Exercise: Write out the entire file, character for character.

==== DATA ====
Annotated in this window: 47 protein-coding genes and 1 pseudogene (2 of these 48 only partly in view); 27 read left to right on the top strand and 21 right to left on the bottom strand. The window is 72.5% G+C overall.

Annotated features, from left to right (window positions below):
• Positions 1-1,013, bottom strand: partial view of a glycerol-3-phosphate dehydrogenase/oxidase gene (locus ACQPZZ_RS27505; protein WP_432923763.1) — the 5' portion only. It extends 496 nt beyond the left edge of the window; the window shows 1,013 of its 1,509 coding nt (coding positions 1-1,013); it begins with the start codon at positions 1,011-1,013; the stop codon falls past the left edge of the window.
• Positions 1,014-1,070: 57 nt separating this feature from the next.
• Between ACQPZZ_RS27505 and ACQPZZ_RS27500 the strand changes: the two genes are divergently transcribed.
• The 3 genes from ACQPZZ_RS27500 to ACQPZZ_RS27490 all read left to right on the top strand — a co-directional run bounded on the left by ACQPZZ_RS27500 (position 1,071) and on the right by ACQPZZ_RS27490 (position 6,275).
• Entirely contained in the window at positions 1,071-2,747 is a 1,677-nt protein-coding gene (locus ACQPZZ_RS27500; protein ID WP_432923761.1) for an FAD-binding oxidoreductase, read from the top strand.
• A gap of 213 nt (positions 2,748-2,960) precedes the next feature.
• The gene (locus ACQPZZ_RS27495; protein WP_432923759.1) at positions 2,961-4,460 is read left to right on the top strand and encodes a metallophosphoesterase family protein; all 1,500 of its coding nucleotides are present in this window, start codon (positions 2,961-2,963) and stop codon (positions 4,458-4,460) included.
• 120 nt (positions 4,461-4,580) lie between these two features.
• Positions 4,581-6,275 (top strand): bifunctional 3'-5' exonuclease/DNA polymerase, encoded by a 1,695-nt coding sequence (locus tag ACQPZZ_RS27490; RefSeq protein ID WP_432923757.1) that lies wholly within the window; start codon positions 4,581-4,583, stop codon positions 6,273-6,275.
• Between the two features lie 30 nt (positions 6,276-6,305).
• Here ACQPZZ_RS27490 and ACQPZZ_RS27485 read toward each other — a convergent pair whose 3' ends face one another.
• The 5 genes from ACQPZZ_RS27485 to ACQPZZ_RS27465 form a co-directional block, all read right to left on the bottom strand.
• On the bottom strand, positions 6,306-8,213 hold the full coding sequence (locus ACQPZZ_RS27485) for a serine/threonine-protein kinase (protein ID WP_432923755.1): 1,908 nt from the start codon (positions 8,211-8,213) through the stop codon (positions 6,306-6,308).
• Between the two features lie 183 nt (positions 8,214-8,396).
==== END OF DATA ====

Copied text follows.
Annotated in this window: 47 protein-coding genes and 1 pseudogene (2 of these 48 only partly in view); 27 read left to right on the top strand and 21 right to left on the bottom strand. The window is 72.5% G+C overall.

Annotated features, from left to right (window positions below):
• Positions 1-1,013, bottom strand: partial view of a glycerol-3-phosphate dehydrogenase/oxidase gene (locus ACQPZZ_RS27505; protein WP_432923763.1) — the 5' portion only. It extends 496 nt beyond the left edge of the window; the window shows 1,013 of its 1,509 coding nt (coding positions 1-1,013); it begins with the start codon at positions 1,011-1,013; the stop codon falls past the left edge of the window.
• Positions 1,014-1,070: 57 nt separating this feature from the next.
• Between ACQPZZ_RS27505 and ACQPZZ_RS27500 the strand changes: the two genes are divergently transcribed.
• The 3 genes from ACQPZZ_RS27500 to ACQPZZ_RS27490 all read left to right on the top strand — a co-directional run bounded on the left by ACQPZZ_RS27500 (position 1,071) and on the right by ACQPZZ_RS27490 (position 6,275).
• Entirely contained in the window at positions 1,071-2,747 is a 1,677-nt protein-coding gene (locus ACQPZZ_RS27500; protein ID WP_432923761.1) for an FAD-binding oxidoreductase, read from the top strand.
• A gap of 213 nt (positions 2,748-2,960) precedes the next feature.
• The gene (locus ACQPZZ_RS27495; protein WP_432923759.1) at positions 2,961-4,460 is read left to right on the top strand and encodes a metallophosphoesterase family protein; all 1,500 of its coding nucleotides are present in this window, start codon (positions 2,961-2,963) and stop codon (positions 4,458-4,460) included.
• 120 nt (positions 4,461-4,580) lie between these two features.
• Positions 4,581-6,275 (top strand): bifunctional 3'-5' exonuclease/DNA polymerase, encoded by a 1,695-nt coding sequence (locus tag ACQPZZ_RS27490; RefSeq protein ID WP_432923757.1) that lies wholly within the window; start codon positions 4,581-4,583, stop codon positions 6,273-6,275.
• Between the two features lie 30 nt (positions 6,276-6,305).
• Here ACQPZZ_RS27490 and ACQPZZ_RS27485 read toward each other — a convergent pair whose 3' ends face one another.
• The 5 genes from ACQPZZ_RS27485 to ACQPZZ_RS27465 form a co-directional block, all read right to left on the bottom strand.
• On the bottom strand, positions 6,306-8,213 hold the full coding sequence (locus ACQPZZ_RS27485) for a serine/threonine-protein kinase (protein ID WP_432923755.1): 1,908 nt from the start codon (positions 8,211-8,213) through the stop codon (positions 6,306-6,308).
• Between the two features lie 183 nt (positions 8,214-8,396).